The upshot is that, as currently pled, Plaintiff's allegations against Defendant McGraff do not provide adequate notice to McGraff of the basis for any claim under § 1983. Simply put, it remains unclear from Plaintiff's amended complaint how Plaintiff believes his rights were violated by Defendant McGraff, and thus the complaint must be dismissed. However, the dismissal is without prejudice; the Court will give Plaintiff another opportunity to clarify his allegations against Defendant McGraff. Plaintiff may amend his complaint to the extent that he can state a cause of action against Defendant McGraff. Plaintiff must make a "a short and plain statement of the claim showing that the pleader is entitled to relief," in order to "'give the defendant fair notice of what the . . . claim is and the grounds upon which it rests.'" Bell Atlantic Corp. v. Twombly, 550 U.S. 544, 555 (2007) (quoting Conley v. Gibson, 355 U.S. 41, 47, (1957)). Although Plaintiff need not set forth a detailed factual predicate, he must provide enough detail to give "fair notice" of the basis for his claims and his "[f]actual allegations must be enough to raise a right to relief above the speculative level." Bell Atlantic, 550 U.S. at 555. Plaintiff's claim must be "plausible" in that there are "enough facts to raise a reasonable expectation that discovery will reveal evidence" that supports Plaintiff's allegations. Bell Atlantic, 550 U.S. at 556.

The Court further notes that Plaintiff's state criminal proceedings appear to be ongoing. Any alleged unconstitutional conduct that relates to Plaintiff's criminal case also may be litigated in state court. It also bears mentioning that a federal court may not interfere with state criminal proceedings, and abstention is appropriate when a plaintiff invokes federal jurisdiction for the purpose of restraining or otherwise interfering with state criminal proceedings. See Younger v. Harris, 401 U.S. at 53; Douglas v City of Jeannette, 319 U.S. 157 (1943); Simpson v. Rowan, 73 F.3d 134, 138-9 (7th Cir. 1995). Even if his state court criminal proceedings were complete, any relief to which Plaintiff might be entitled would be through a petition for a writ of habeas corpus, and not a § 1983 action -- assuming he can meet the requirements of 28 U.S.C. § 2254. See Heck v. Humphrey, 512 U.S. 477, 487 (1994); see also Whitlock v. Johnson, 153 F3d 380, 389 (7th Cir. 1998). The Court is not permitted to "convert" the civil rights action into a habeas corpus suit and decide the case on its merits. Pischke v. Litscher, 178 F.3d 497,500 (7th Cir. 1999). Rather, "[i]t should simply be dismissed, leaving to the prisoner to decide whether to refile it as a petition for habeas corpus." Id.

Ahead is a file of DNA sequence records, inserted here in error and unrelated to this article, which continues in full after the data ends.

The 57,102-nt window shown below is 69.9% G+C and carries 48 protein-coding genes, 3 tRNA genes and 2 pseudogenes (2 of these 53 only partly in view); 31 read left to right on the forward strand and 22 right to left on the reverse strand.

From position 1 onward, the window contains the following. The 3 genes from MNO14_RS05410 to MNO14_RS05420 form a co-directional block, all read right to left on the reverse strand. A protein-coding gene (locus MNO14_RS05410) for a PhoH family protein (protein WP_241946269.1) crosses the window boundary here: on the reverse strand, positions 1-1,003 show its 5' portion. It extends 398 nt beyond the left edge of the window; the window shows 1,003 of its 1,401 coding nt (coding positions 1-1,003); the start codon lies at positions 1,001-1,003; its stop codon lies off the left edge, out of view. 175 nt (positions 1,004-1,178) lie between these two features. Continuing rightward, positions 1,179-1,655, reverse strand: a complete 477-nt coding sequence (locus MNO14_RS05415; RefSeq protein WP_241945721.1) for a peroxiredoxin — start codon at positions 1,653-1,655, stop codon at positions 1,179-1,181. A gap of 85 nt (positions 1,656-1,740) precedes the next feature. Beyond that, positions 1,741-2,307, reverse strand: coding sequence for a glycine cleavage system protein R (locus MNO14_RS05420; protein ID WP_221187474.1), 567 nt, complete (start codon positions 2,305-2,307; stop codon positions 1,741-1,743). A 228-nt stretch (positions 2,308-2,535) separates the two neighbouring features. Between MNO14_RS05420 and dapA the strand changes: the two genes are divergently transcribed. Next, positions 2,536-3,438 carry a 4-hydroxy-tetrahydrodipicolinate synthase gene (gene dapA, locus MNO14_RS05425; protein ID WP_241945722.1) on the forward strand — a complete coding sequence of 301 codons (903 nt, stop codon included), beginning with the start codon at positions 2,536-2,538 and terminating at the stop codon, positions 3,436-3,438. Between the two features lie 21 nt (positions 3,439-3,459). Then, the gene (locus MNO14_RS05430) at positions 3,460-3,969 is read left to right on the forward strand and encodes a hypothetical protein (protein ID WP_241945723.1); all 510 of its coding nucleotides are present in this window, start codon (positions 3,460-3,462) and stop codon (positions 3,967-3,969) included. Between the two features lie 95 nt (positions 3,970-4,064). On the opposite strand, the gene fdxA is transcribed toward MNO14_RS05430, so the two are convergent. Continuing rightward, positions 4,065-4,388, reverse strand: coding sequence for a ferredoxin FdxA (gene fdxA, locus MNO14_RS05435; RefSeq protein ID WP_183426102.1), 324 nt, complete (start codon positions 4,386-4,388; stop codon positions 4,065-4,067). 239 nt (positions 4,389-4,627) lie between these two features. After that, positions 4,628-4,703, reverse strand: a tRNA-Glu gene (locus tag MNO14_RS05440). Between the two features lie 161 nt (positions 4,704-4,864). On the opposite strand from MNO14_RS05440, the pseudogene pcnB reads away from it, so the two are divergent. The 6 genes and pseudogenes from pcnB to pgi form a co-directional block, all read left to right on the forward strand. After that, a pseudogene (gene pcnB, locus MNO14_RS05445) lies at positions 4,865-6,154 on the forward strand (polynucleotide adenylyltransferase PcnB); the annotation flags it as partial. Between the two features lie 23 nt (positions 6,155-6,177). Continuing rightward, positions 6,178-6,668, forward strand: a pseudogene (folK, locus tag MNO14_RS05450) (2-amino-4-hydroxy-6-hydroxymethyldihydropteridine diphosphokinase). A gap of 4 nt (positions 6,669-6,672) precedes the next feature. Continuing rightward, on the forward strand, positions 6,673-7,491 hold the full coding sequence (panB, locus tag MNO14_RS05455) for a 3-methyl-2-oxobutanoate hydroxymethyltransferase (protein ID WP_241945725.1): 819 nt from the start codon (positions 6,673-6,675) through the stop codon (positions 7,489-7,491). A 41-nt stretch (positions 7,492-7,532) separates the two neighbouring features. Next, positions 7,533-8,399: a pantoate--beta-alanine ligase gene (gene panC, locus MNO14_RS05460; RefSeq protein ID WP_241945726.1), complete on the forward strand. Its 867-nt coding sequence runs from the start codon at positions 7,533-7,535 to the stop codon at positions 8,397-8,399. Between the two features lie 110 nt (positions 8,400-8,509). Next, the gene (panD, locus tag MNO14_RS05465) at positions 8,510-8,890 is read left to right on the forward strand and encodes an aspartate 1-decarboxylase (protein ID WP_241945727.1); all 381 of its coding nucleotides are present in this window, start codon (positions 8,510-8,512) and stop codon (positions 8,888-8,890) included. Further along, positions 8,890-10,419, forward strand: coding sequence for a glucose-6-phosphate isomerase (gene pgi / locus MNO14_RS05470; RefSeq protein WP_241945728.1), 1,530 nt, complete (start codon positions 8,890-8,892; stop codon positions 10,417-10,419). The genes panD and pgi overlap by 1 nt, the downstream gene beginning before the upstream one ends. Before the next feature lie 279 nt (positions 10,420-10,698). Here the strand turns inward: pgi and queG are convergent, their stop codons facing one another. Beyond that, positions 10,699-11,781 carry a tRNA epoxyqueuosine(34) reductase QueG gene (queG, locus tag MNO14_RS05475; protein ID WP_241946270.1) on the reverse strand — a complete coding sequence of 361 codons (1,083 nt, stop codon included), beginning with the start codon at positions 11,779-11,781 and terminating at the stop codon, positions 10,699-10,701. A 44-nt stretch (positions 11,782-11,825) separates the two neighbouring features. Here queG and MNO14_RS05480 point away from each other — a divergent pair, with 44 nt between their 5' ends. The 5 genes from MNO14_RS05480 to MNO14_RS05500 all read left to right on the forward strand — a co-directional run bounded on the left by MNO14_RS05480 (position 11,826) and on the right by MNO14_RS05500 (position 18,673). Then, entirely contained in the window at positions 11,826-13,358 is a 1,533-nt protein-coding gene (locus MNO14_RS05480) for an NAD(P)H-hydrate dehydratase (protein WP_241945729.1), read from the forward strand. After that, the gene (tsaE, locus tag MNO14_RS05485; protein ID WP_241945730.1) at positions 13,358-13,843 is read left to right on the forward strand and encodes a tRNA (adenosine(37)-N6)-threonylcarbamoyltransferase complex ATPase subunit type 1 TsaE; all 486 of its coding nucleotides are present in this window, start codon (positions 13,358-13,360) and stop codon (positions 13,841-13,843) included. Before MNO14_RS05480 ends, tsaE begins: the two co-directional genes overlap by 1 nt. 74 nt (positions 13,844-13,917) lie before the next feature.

Plaintiff is granted thirty days in which to submit an amended complaint against Defendant McGraff. Plaintiff should amend his complaint against Defendant McGraff only to the extent that, consistent with his obligations under Fed. R. Civ. P. 11(a), he can make an allegation that Defendant McGraff acted under color of state law and violated Plaintiff's rights that are protected by § 1983.

If Plaintiff submits an amended complaint, Plaintiff must write both the case number and the judge's name on the amended complaint, sign it, and return it to the Prisoner Correspondent. As with every document filed with the court, Plaintiff must provide an extra copy for the judge; he must also submit a service copy for each Defendant named in the amended complaint. Plaintiff is cautioned that an amended pleading supersedes the original complaint and must stand complete on its own. Therefore, all allegations against all Defendants must be set forth in the amended complaint, without reference to the original complaint. Any exhibits Plaintiff wants the Court to consider in its threshold review of the amended complaint must be attached, and each copy of the amended complaint must include complete copies of any and all exhibits. Plaintiff is advised to keep a copy for his files. The Clerk will provide Plaintiff with an amended civil rights complaint form and instructions along with a copy of this order. If Plaintiff fails to comply within thirty days, the case will be summarily dismissed. However, Plaintiff will still be responsible for paying the filing fee.

The Court denies Plaintiff's motion for appointment of counsel, without prejudice to later renewal. Civil litigants do not have a constitutional or statutory right to counsel. See Lewis v. Sullivan, 279 F.3d 526, 529 (7th Cir. 2002). Plaintiff has alleged no disability that might preclude him from pursuing the case adequately on his own, and neither the legal issues raised in the complaint, nor the evidence that might support Plaintiff's claims appear at this point to be so complex or intricate that a trained attorney appears to be necessary. The Court also notes that judges give pro se litigants wide latitude in handling ...